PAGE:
U.S. EPA Contaminated Site Cleanup Information (CLU-IN)

U.S. Environmental Protection Agency
U.S. EPA Technology Innovation and Field Services Division

For questions & comments about technology developer tools & resources, please contact:

Carlos Pachon
Technology Integration and Information Branch

PH: (703) 603-9904 | Email: pachon.carlos@epa.gov

Permitting & Regulatory Assistance


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Prior to deploying a new technology, a vendor generally will need to acquire the concurrence of regulators, property owners, and other stakeholders that the technology is appropriate for its intended use. Achieving concurrence typically involves, among other things, working with all interested parties and providing enough information on the performance and cost of the technology to allow them to evaluate its effectiveness and safety. The performance will generally be evaluated according to its capability to meet the requirements specified in applicable permits or regulations. For example, a state or federal regulation may specify allowable residual contamination levels for groundwater or soil, or require restrictions on the use of the site. A Resource Conservation and Recovery Act permit for a facility may specify cleanup levels for a corrective action. A state may require a permit for injection wells incidental to aquifer remediation or experimental technologies. In some cases, a permit may be required for tests of technologies, and in others exclusions to permit requirements may be obtained for purposes of testing.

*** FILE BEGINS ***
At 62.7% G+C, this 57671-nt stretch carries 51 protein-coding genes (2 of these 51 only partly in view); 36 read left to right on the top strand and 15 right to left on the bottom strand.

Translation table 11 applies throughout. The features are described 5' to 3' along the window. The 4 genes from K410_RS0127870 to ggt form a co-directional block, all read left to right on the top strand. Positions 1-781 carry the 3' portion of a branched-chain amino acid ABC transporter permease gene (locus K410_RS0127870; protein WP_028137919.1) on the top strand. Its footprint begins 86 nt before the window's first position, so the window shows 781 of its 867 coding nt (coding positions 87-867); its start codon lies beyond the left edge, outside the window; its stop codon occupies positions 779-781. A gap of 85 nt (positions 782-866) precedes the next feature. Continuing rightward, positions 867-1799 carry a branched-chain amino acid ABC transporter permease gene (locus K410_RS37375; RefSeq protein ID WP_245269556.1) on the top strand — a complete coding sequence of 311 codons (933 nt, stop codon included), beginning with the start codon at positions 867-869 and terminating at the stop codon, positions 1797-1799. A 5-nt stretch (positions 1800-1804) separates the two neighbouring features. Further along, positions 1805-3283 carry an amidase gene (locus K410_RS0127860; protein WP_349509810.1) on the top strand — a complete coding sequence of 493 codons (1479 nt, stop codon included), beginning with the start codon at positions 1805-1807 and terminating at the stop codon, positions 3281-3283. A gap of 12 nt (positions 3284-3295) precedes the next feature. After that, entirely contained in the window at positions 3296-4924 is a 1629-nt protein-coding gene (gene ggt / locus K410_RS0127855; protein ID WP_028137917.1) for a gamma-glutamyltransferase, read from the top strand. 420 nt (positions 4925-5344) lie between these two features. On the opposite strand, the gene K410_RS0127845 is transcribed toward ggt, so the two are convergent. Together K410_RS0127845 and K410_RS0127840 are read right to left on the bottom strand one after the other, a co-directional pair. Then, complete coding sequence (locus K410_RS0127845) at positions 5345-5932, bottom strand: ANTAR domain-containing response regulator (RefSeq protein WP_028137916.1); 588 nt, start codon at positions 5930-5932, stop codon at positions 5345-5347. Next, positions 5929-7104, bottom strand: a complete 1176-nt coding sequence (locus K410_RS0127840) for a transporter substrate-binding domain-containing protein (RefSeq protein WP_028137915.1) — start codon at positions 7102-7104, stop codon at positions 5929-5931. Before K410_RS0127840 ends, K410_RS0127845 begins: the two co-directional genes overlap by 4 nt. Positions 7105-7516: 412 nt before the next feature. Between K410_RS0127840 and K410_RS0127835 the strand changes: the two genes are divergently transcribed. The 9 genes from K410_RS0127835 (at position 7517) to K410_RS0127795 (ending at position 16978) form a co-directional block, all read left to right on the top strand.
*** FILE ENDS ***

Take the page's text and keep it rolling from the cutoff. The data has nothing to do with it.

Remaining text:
The regulations that apply to any given application may be under one or more of a number of federal environmental statutes, such as the Comprehensive Environmental Response, Compensation, and Liability Act (CERCLA, or Superfund), Resource Conservation and Recovery Act (RCRA), the Safe Drinking Water Act, the Clean Water Act, or any number of state statutes and local ordinances, depending on the specifics of the site and technology. Because more than one regulation may apply to a given application, it is important that a vendor carefully examine the appropriate rules and coordinate with the state and federal regulatory authorities. These links provide material to assist technology developers to understand the regulatory issues pertinent to the deployment of new technologies.

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